After numerous attempts and nailing (I believe) the form, I think I pulled something in my inner arm, if that’s even possible when trying to stand on your head. It didn’t help when one of the instructors on a video mentioned it can take years of practice to do one.
What?!? Turns out you don’t have to have a strong head and forearms to hold you in place. They claim it’s all in the core. Obviously I need to work on strengthening that all-important stabilizer.
I’m not giving up on this one. But this failure requires I attempt a different Day 3 challenge if I’m going to keep this thing going. So let’s move on to tennis, shall we?
I just spent an hour online and on the phone trying to find a place to take adult tennis lessons and finally found a program nearby. I took lessons many years ago, but have forgotten everything I learned. I don’t know what has been keeping me from signing up. Probably my discomfort with competitive sports and having other people watch me fumble around with my pitiful serve.
I registered for a program tonight. The lessons don’t start until April, but it’s one step toward accomplishing my goal of getting back in the game, and with any luck, my backhand will outshine my headstand.
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Ten weeks into the year already. Eek! Let’s get reading:
- A Choice of Weapons by Gordon Parks (1965)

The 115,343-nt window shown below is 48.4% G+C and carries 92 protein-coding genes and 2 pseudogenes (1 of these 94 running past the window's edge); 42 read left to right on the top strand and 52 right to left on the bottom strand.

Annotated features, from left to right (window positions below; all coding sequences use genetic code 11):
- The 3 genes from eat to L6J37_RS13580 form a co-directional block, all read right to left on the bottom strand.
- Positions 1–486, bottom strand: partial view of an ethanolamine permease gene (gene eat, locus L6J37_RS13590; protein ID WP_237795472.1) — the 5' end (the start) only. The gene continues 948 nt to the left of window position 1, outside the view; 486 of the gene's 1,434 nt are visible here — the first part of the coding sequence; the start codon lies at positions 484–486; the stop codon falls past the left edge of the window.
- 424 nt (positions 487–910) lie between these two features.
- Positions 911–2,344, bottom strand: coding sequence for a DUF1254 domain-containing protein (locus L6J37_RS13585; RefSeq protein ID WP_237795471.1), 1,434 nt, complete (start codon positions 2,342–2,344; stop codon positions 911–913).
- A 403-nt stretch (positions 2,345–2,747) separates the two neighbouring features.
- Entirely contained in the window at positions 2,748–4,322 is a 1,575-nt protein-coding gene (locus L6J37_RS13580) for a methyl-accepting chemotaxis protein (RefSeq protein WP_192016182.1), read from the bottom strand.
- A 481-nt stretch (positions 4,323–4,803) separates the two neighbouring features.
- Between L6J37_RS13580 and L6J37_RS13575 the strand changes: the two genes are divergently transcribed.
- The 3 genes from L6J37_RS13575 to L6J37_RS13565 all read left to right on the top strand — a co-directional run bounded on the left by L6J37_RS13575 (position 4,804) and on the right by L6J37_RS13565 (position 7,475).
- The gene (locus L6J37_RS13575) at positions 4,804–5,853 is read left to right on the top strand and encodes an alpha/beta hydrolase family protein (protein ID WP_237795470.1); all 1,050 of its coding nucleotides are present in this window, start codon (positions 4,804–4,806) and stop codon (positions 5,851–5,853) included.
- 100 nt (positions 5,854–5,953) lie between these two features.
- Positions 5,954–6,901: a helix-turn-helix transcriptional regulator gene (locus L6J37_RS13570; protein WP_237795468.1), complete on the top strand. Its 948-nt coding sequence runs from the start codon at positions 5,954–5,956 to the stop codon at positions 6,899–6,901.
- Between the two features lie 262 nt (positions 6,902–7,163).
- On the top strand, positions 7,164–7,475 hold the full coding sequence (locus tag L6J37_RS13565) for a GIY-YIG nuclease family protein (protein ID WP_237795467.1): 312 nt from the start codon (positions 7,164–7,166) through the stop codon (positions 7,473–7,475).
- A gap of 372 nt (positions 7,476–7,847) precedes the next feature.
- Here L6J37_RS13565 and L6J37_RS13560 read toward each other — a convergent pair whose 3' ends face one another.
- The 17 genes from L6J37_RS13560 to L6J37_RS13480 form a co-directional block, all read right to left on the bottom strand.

- “‘Act of Killing’ Film Fails to Stir Indonesia” by Joe Cochrane (The New York Times, March 1, 2014)
- “The Kidnapping Case: Narrative of the Seizure and Recovery of Solomon Northrup” (The New York Times, January 20, 1853)
- “Putin Goes to War” by David Remnick (The New Yorker, March 1, 2014)
- “A Thousand Words: Writing Through Photographs” by Casey N. Cep (“Page Turner” blog, The New Yorker, February 26, 2014)
- The Unwinding by George Packer (2013)
And then there’s this:
March 2, 2014 § 9 Comments
It’s Day 2 of March Madness (my month-long challenge to try something new or scary every day). Yesterday I started a nearly two-month sugar fast.
A friend recently nudged me, as she has for several years, to enter our hometown’s creative writing contest that coincides with the annual Bob Dylan celebration. The contest is also named after a close family friend who passed away a few years ago, so I’ve had intentions of entering it for years, but the deadline always passes quickly along with the opportunity.
I awoke today determined to submit a piece of fiction I’d written last year but needed to refine. I spent a good chunk of the day editing and, with any luck, improving it. Along with my bio and other requested information, I submitted the story late this afternoon, a day before the deadline.
While I have no expectation of winning, I, of course, want to at least receive an honorable mention. And I’ve learned you can’t receive an honorable mention if you don’t show up. Indeed, we must take risks (and sometimes fail) to find true happiness. Connecting with others through writing makes me happy. So anything that goes from my brain to paper that others deem readable is a little thrill for me, for I always wanted to be a writer but for many years believed I wasn’t good enough.
For the winners, no money is involved, just publication, bragging rights, and the honor of having your name alongside two admirable people. Regardless of the outcome, I hope by taking this step today, it’ll push me to continue striving to be a better writer. And to have faith that I’m becoming one.
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Winter persists. So do warm clothes.